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Great Britain Gold Half Sovereign – King George V 1911-1936

Great Britain Gold Half Sovereign – King George V 1911-1936


The half sovereign coins were first mined by the British Royal Mint in 1544 during the reign of King Henry VIII (1509­-1547). It continued to be issued by the Royal Mint in London and other branches of the Royal Mint in different countries during the reigns of King George IV (1821-­1830), King William IV (1831-1837), Queen Victoria (1838­-1901), King Edward VII (1902-­1910), and King George V (1911­-1915).

  • Contains .1177 Troy Ounce of .9167 fine gold.
  • Average Circulated Condition.
  • Each half sovereign coin will be shipped in protective plastic flips.
  • Obverse: Features a leftward facing handsome bust portrait of King George V. The main device is surrounded by inscriptions in Latin ” GEORGIVS V D.G. BRITT: OMN: REX F.D. IND: IMP:” which translates to “George the Fifth, by the Grace of God, King of all the Britons, Defender of the Faith, Emperor of India.” A design by Edgar Bertram Mackennal.
  • Reverse: Features the iconic design by Italian engraver Benedetto Pistrucci of St. George mounted on horseback slaying a dragon. Inscriptions: Year of Mintage, Initials of Designer “B.P.”
  • Minted at the British Royal Mint and other Commonwealth Mints.
  • Dates and mint mark will be chosen randomly based on availability.
  • There are only a limited number of these coins available as a majority of them were melted by the government to pay the war debt during the World War I.

Additional discount of $50.00 per Monster Box applied at checkout for purchases of 1500 oz or more. We will also provide further discounts for purchases above 100 oz of Gold or Platinum, please call 1-800-526-7765 for details. We will beat any competitor's price!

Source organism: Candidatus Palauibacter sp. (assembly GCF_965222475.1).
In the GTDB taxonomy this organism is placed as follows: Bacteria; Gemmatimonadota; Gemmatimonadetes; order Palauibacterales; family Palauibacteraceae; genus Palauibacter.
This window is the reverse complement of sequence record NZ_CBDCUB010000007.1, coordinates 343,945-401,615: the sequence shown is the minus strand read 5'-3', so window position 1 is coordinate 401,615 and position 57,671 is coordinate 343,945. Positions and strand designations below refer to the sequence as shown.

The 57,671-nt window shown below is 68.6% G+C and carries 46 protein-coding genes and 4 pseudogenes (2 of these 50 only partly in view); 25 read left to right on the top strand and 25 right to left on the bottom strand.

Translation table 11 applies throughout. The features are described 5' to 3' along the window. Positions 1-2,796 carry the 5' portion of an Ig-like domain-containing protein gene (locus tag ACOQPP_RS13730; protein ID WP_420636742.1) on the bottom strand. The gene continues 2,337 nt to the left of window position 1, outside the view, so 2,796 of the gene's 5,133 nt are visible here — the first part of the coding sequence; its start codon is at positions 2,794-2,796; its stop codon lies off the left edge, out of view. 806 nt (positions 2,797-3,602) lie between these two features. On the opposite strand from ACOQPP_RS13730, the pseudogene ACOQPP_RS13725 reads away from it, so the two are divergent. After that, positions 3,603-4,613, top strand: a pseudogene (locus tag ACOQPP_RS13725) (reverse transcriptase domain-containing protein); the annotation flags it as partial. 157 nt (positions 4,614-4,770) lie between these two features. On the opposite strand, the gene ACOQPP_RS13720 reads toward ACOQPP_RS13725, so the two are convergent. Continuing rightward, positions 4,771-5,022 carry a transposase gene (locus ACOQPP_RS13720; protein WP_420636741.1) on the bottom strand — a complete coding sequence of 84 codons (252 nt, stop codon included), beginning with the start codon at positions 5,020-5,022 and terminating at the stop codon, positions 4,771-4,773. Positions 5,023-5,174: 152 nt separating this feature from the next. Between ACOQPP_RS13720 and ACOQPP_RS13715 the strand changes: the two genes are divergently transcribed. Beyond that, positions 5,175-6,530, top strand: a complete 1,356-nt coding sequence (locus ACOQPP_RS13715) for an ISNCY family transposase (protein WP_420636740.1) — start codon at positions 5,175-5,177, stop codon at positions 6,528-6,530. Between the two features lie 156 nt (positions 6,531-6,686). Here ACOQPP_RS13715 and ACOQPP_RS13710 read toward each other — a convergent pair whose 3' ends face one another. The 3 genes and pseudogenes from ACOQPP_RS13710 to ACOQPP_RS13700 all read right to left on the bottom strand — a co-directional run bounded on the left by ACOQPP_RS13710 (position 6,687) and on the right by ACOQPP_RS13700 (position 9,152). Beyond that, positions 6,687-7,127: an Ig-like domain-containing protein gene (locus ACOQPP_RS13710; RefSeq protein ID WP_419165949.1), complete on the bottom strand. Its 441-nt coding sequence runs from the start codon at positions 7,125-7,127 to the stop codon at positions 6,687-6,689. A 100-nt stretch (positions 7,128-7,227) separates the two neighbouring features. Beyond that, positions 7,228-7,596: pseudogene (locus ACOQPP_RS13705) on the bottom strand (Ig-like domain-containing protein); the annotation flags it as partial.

There were two King Georges to feature on the obverse of Great Britain Gold Sovereigns in the 20th century. The first of these was King George V who reigned as King of England from 6 May 1910 when his father King Edward VII died until his own death on 20 January 1936. The latter of these was King George VI, father of Queen Elizabeth II and ruler from December 1936 until his death on 6 February 1952.

On the obverse of the coins from the reign of King George V is a left-profile bust of the King of England. George V had two designs available during his reign, with the longest one in use from 1911 until 1925. The latter design was featured on coinage from 1926 until his death in 1936 and throughout most of that year as his predecessor, Edward VIII abdicated before a new design came into circulation.

The obverse of Great Britain Gold Sovereign coins issued during the reign of King George VI. The second son of King George V, he spent most of his life as second-in-line to the throne behind his brother Edward VIII. However, his brother would abdicate the throne to marry Wallis Simpson and leave him to ascend the throne as King George VI. Most of his reign is captured in one design featured on the obverse of gold sovereigns.

On the reverse of Great Britain Gold Sovereign coins, you’ll always find the image of St. George battling the dragon. Designed for the reintroduction of gold sovereigns in 1817 by Benedetto Pistrucci, this design showcases St. George on horseback as he stampedes the dragon.

All gold sovereigns are produced by the Royal Mint. Modern gold sovereigns are produced only by the Royal Mints facility in southern Wales, but former commonwealth mints and other Royal Mint locations also struck gold sovereigns for use throughout the British Empire.

Great Britain Gold Sovereign coins have been issued in the modern era since 1817. The Great Recoinage of 1816 resulted in the reintroduction of the gold sovereign coinage for the first time in more than two centuries and the coins remain available from the Royal Mint to investors and collectors today.

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